How to structure government: Although there is no detail on how Labour will structure government in the manifesto, there has been some reporting on possible post-election structures of Whitehall.

According to the Financial Times, Labour will create cross-departmental ‘boards’ that will bring together civil service delivery focused on these key missions, as well as private sector expertise.

These would be headed by Starmer himself, with the key objective of breaking down silos and tackling problems that arise when policy responses are split between different departments and budgets.

How to make it work: Alex Thomas, programme director at the Institute for Government think-tank, told the FT that a “full-fat version” of these mission boards – that gives each mission its own budget with a named responsible official – would be a radical shift and “the biggest change to how the civil service and government have been organised for several decades”.

What to watch for next: If, as expected, Starmer becomes prime minister on Friday, he will set out his cabinet members and other ministers in the following days. Ministers will meet with civil servants to discuss their priorities. Earlier in the campaign, Global Government Forum set out the steps that civil servants are taking to prepare for the next government in a webinar. Read a summary and watch in full here.

Whitehall change: Over the medium term, there could also be changes to the senior civil servants in government. It has been reported in the Sunday Times that the UK’s top civil servant, cabinet secretary Simon Case, could leave his post in the new year after leading the transition to the new government.

According to the newspaper, Case held an away day for departmental permanent secretaries on how to deliver on Labour’s mission, but he anticipates leaving government around the start of next year.

Runners and riders for next UK cabinet secretary: With Case likely to move on early in the life of the next government, speculation is rife on who could succeed him as the UK’s top public official.

One name that has been linked to the role is Olly Robbins, the former permanent secretary at the Department for Exiting the European Union and chief Brexit negotiator to former UK prime minister Theresa May. Robbins left the civil service in 2019 and is currently working for consultancy firm Hakluyt, where he has just become a partner.

Other potential candidates reported by the Times and Financial Times include:

  • Dame Antonia Romeo, the departmental permanent secretary at the Ministry of Justice
  • Tamara Finkelstein, departmental permanent secretary at the Department for Environment, Food and Rural Affairs
  • Jeremy Pocklington, departmental permanent secretary at the Department for Energy Security and Net Zero
  • Sir Peter Schofield, departmental permanent secretary at the Department for Work and Pensions
  • Sarah Healey, departmental permanent secretary at the Department for Levelling Up, Housing and Communities
  • Dame Melanie Dawes, Ofcom chief executive and former housing ministry permanent secretary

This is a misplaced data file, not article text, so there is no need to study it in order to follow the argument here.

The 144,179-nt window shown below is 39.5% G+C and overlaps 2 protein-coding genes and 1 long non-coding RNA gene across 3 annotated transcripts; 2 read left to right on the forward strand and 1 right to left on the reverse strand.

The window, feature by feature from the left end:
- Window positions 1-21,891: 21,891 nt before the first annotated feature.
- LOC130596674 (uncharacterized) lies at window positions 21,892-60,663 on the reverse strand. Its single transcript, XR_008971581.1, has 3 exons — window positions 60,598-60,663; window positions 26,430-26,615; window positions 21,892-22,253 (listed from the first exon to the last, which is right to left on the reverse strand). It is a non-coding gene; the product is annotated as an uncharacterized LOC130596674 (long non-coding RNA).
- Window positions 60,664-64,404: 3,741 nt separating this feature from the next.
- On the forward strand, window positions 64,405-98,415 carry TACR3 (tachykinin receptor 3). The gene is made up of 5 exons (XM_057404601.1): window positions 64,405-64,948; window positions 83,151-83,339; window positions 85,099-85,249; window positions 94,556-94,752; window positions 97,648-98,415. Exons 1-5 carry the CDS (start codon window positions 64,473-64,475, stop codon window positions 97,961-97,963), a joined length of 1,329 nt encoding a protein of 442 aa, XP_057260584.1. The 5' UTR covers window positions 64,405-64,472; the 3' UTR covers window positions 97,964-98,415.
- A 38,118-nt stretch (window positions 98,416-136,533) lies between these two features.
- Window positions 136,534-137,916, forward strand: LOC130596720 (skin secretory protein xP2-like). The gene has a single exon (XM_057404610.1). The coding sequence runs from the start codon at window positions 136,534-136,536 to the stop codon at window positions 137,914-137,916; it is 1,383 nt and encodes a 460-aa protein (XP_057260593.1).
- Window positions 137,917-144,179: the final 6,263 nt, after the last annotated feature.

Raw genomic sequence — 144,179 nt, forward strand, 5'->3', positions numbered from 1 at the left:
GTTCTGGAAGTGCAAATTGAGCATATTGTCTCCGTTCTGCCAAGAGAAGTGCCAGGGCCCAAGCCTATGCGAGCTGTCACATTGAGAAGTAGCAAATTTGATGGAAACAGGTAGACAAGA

• Dame Sharon White, chair of retailer John Lewis Partnership and former Treasury second permanent secretary

End of the ‘blob’: Whoever leads government, there is an expectation that there will be a “reset of relations” between the civil service and ministers. At various times in the 14 years the Conservatives have led the UK, relations between the political and official sides of the British state have often been at loggerheads, with civil servants being described as “the blob” that hinders action. Previously, Case has called on politicians to stop using the term.

Case said last year that attacks on officials “individually and collectively” had increased, adding that the resulting climate had “undoubtedly undermined the good functioning of government”.

GGF’s Women into Leadership training

Image: Jopwell/Pexels

Women are often under-represented at the higher organisational levels in the public sector. According to Global Government Forum research, less than one in three senior civil servants across the governments of G20 countries are women, and only one G20 country – Canada – has reached gender parity in the top five grades of its public service.

To help close this gap, Global Government Forum is providing Women into Leadership training across two stand-alone but complementary seminars that look into a wide range of issues affecting women who are either looking to move into leadership roles, or who are already in such roles and wish to equip themselves for a further upwards move.

The next course will take place on 9 July and will cover the resources that are available to develop women leaders, examine key skills such as mindset, emotional intelligence and assertive communication, and explore how to achieve your potential.

Find out more and book here

Why forming a government in France will be a tall order after this week’s elections

Image: Anthony Choren on Unsplash

It is not just in the UK where there is an election this week. France is also going to the polls after president Emmanuel Macron called a snap election. Voting is split into two rounds, and exit polls after the first round indicate the far-right National Rally party leading with about 34% of the vote. The New Popular Front (a coalition of parties from the far left to the moderate left) was in second with about 28%, and President Emmanuel Macron’s centrist coalition was a distant third with about 20%.